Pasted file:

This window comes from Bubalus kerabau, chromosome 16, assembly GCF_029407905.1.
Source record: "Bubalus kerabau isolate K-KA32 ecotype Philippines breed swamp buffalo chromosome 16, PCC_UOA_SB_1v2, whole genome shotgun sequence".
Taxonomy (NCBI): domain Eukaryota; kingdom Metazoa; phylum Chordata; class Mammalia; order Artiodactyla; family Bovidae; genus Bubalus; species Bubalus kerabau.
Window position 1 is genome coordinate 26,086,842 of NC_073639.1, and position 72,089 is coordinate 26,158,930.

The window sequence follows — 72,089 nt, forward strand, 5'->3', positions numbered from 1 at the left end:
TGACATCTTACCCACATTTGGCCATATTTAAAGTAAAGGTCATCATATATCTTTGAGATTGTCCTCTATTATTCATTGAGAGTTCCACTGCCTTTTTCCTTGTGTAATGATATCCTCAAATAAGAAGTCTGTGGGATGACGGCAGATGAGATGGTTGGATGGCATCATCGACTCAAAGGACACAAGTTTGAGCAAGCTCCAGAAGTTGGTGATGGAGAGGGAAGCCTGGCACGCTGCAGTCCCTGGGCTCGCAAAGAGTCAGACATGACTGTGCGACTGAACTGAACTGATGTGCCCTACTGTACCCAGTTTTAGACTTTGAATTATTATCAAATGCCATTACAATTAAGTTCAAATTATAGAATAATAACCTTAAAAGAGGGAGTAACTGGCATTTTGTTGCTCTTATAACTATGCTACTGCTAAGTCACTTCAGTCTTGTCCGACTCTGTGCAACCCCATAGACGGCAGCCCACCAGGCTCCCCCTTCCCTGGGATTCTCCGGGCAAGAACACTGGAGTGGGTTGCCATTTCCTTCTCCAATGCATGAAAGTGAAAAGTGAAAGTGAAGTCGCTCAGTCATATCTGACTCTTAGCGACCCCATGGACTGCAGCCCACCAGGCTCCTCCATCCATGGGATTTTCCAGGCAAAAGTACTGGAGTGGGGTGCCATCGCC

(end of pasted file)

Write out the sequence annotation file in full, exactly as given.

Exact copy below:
This window comes from Bubalus kerabau, chromosome 16, assembly GCF_029407905.1.
Source record: "Bubalus kerabau isolate K-KA32 ecotype Philippines breed swamp buffalo chromosome 16, PCC_UOA_SB_1v2, whole genome shotgun sequence".
Taxonomy (NCBI): domain Eukaryota; kingdom Metazoa; phylum Chordata; class Mammalia; order Artiodactyla; family Bovidae; genus Bubalus; species Bubalus kerabau.
Window position 1 is genome coordinate 26,086,842 of NC_073639.1, and position 72,089 is coordinate 26,158,930.

The window sequence follows — 72,089 nt, forward strand, 5'->3', positions numbered from 1 at the left end:
TGACATCTTACCCACATTTGGCCATATTTAAAGTAAAGGTCATCATATATCTTTGAGATTGTCCTCTATTATTCATTGAGAGTTCCACTGCCTTTTTCCTTGTGTAATGATATCCTCAAATAAGAAGTCTGTGGGATGACGGCAGATGAGATGGTTGGATGGCATCATCGACTCAAAGGACACAAGTTTGAGCAAGCTCCAGAAGTTGGTGATGGAGAGGGAAGCCTGGCACGCTGCAGTCCCTGGGCTCGCAAAGAGTCAGACATGACTGTGCGACTGAACTGAACTGATGTGCCCTACTGTACCCAGTTTTAGACTTTGAATTATTATCAAATGCCATTACAATTAAGTTCAAATTATAGAATAATAACCTTAAAAGAGGGAGTAACTGGCATTTTGTTGCTCTTATAACTATGCTACTGCTAAGTCACTTCAGTCTTGTCCGACTCTGTGCAACCCCATAGACGGCAGCCCACCAGGCTCCCCCTTCCCTGGGATTCTCCGGGCAAGAACACTGGAGTGGGTTGCCATTTCCTTCTCCAATGCATGAAAGTGAAAAGTGAAAGTGAAGTCGCTCAGTCATATCTGACTCTTAGCGACCCCATGGACTGCAGCCCACCAGGCTCCTCCATCCATGGGATTTTCCAGGCAAAAGTACTGGAGTGGGGTGCCATCGCC